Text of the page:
• 1815 AD
    • Napoleon Bonaparte engages the armies of the Seventh Coalition at the Battle of Waterloo. As defeat seems inevitable for Bonaparte, he decides to die an honorable death in battle, rather than live the rest of his life in exile and be disgraced forever. His death would end the Battle of Waterloo and result in victory for the Seventh Coalition, resulting in the collapse of the First French Empire. After the battle, King Louis XVIII of France decides to posthumously pardon Bonaparte as a sign of respect for the fallen French general. Peace soon returns to Europe.
  • 1830 AD
    • Richard V dies of natural causes, resulting in a 41-year-old Prince George being crowned King George I of Great Britain and Ireland.
  • 1837 AD
    • George II dies unexpectedly from a heart attack at the age of 48. As a result, his only child, a 17-year-old Princess Victoria, is enthroned as Queen Victoria I of Great Britain and Ireland. Her reign would become known as the Victorian Era and mark the beginning of the Second Golden Age of the Tudor Dynasty.
  • 1852 AD
    • Commodore Matthew C. Perry makes his voyage to Japan, demanding that the Japanese open their country up for trade. There's nothing the Japanese can do to oppose this, as they are technologically outmatched against the Americans. Thus, in 1854, they sign a treaty with the U.S., opening up several trade ports in the country. They would also make similar agreements with Britain, France, and Russia.
  • 1861 AD
    • In the aftermath of Abraham Lincoln’s election to the presidency, the southern states secede from the United States to form the Confederate States of America (CSA), sparking a civil war that erupts throughout the country. Among the CSA’s military supporters are legendary Generals Robert E. Lee, J.E.B. Stuart, and Thomas "Stonewall" Jackson. This begins what is later referred to as the American Civil War, with two factions emerging as a result: the Union (USA), led by President Abraham Lincoln, and the Confederacy (CSA), led by President Jefferson Davis.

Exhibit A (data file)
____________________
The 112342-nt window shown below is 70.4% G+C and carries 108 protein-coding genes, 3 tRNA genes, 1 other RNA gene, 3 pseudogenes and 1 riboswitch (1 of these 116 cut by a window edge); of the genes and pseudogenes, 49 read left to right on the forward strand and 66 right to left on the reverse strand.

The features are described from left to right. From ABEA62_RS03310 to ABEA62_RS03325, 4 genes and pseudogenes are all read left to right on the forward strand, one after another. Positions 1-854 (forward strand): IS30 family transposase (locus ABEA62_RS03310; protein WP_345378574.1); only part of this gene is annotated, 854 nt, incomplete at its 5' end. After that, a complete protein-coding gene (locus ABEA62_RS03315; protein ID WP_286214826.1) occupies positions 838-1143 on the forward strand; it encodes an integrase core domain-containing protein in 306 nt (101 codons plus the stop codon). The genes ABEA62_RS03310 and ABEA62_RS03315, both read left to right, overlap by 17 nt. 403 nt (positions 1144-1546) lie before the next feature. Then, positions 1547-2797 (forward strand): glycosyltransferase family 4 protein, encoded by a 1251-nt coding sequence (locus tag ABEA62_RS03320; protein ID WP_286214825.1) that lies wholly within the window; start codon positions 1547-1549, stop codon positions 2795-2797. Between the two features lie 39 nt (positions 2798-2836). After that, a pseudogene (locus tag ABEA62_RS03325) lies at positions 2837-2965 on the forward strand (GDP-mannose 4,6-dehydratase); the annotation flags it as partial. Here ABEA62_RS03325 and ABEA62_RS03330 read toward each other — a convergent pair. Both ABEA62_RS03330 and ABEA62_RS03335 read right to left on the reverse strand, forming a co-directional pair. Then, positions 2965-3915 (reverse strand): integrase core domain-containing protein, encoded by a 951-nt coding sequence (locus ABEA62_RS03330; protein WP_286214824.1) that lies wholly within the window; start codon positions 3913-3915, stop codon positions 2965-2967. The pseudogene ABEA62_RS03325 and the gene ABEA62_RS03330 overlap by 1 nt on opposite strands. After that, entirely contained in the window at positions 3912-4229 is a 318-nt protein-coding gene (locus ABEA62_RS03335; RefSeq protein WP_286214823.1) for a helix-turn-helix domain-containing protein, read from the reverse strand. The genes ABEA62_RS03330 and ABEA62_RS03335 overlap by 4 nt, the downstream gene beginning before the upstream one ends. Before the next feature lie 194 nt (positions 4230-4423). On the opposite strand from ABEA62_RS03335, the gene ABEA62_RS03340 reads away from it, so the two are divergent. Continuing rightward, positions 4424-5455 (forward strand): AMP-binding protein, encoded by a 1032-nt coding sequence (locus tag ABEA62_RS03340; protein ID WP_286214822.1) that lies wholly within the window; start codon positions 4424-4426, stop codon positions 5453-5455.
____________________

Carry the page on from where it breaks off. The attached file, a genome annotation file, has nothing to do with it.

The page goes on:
• 1865 AD
    • After nearly five years of bloody conflict, the American Civil War ends with Union forces triumphant and America reunified. In a reprisal of this event, President Abraham Lincoln is assassinated by Confederate sympathizer John Wilkes Booth during a performance of Our American Cousin at Ford’s Theatre in Washington D.C.
  • 1868 AD
    • In Japan, Emperor Meiji makes a formal declaration of the restoration of his power, in what came to be known as the Meiji Restoration. Thus, the Empire of Japan is born. However, the ex-shogun Tokugawa Yoshinobu refuses to recognize the declaration, and goes to war with Emperor Meiji, sparking the Boshin War. The war would culminate in the Battle of Toba-Fushimi, in which imperial forces led by Saigo Takamori decimate the ex-shogun's forces. Yoshinobu is captured by Imperial forces and is forced to commit seppuku, thus ending the Boshin War. With peace returning to Japan, Emperor Meiji and the Imperial Government continue their work on modernizing the nation. Eventually, Japan becomes entirely modernized and emerges as a world power during this time period.
  • 1877 AD
    • The Satsuma Rebellion erupts in the Empire of Japan, culminating in the Battle of Shiroyama, in which samurai rebel forces led by the Boshin War veteran Saigo Takamori would engage imperial forces only for Takamori to be killed in battle, resulting in the destruction of the samurai class.